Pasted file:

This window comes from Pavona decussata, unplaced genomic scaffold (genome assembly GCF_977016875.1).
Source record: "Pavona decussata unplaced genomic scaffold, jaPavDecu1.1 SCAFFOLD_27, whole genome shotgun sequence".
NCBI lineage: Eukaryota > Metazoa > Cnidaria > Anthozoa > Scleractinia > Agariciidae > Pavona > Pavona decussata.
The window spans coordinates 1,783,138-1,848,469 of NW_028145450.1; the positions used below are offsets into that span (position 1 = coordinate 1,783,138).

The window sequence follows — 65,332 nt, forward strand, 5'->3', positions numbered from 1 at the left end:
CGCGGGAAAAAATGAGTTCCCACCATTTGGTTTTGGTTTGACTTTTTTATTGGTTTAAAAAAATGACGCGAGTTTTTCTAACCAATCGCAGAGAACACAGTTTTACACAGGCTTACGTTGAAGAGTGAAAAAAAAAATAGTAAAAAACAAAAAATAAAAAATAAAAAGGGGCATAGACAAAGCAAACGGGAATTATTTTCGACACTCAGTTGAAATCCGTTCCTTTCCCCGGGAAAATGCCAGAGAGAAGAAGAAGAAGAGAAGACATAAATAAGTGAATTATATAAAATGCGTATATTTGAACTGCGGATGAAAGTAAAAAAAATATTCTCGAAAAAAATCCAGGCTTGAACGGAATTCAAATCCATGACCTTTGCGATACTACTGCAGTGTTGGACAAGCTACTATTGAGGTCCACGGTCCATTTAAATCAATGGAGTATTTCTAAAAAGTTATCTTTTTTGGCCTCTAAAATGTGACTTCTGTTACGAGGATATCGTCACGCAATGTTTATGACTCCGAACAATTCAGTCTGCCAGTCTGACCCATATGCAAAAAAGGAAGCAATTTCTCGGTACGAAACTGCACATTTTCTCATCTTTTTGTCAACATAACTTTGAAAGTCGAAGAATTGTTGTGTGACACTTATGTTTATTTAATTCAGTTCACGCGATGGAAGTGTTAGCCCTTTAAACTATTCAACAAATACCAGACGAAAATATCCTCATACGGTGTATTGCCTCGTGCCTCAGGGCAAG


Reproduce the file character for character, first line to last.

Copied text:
This window comes from Pavona decussata, unplaced genomic scaffold (genome assembly GCF_977016875.1).
Source record: "Pavona decussata unplaced genomic scaffold, jaPavDecu1.1 SCAFFOLD_27, whole genome shotgun sequence".
NCBI lineage: Eukaryota > Metazoa > Cnidaria > Anthozoa > Scleractinia > Agariciidae > Pavona > Pavona decussata.
The window spans coordinates 1,783,138-1,848,469 of NW_028145450.1; the positions used below are offsets into that span (position 1 = coordinate 1,783,138).

The window sequence follows — 65,332 nt, forward strand, 5'->3', positions numbered from 1 at the left end:
CGCGGGAAAAAATGAGTTCCCACCATTTGGTTTTGGTTTGACTTTTTTATTGGTTTAAAAAAATGACGCGAGTTTTTCTAACCAATCGCAGAGAACACAGTTTTACACAGGCTTACGTTGAAGAGTGAAAAAAAAAATAGTAAAAAACAAAAAATAAAAAATAAAAAGGGGCATAGACAAAGCAAACGGGAATTATTTTCGACACTCAGTTGAAATCCGTTCCTTTCCCCGGGAAAATGCCAGAGAGAAGAAGAAGAAGAGAAGACATAAATAAGTGAATTATATAAAATGCGTATATTTGAACTGCGGATGAAAGTAAAAAAAATATTCTCGAAAAAAATCCAGGCTTGAACGGAATTCAAATCCATGACCTTTGCGATACTACTGCAGTGTTGGACAAGCTACTATTGAGGTCCACGGTCCATTTAAATCAATGGAGTATTTCTAAAAAGTTATCTTTTTTGGCCTCTAAAATGTGACTTCTGTTACGAGGATATCGTCACGCAATGTTTATGACTCCGAACAATTCAGTCTGCCAGTCTGACCCATATGCAAAAAAGGAAGCAATTTCTCGGTACGAAACTGCACATTTTCTCATCTTTTTGTCAACATAACTTTGAAAGTCGAAGAATTGTTGTGTGACACTTATGTTTATTTAATTCAGTTCACGCGATGGAAGTGTTAGCCCTTTAAACTATTCAACAAATACCAGACGAAAATATCCTCATACGGTGTATTGCCTCGTGCCTCAGGGCAAG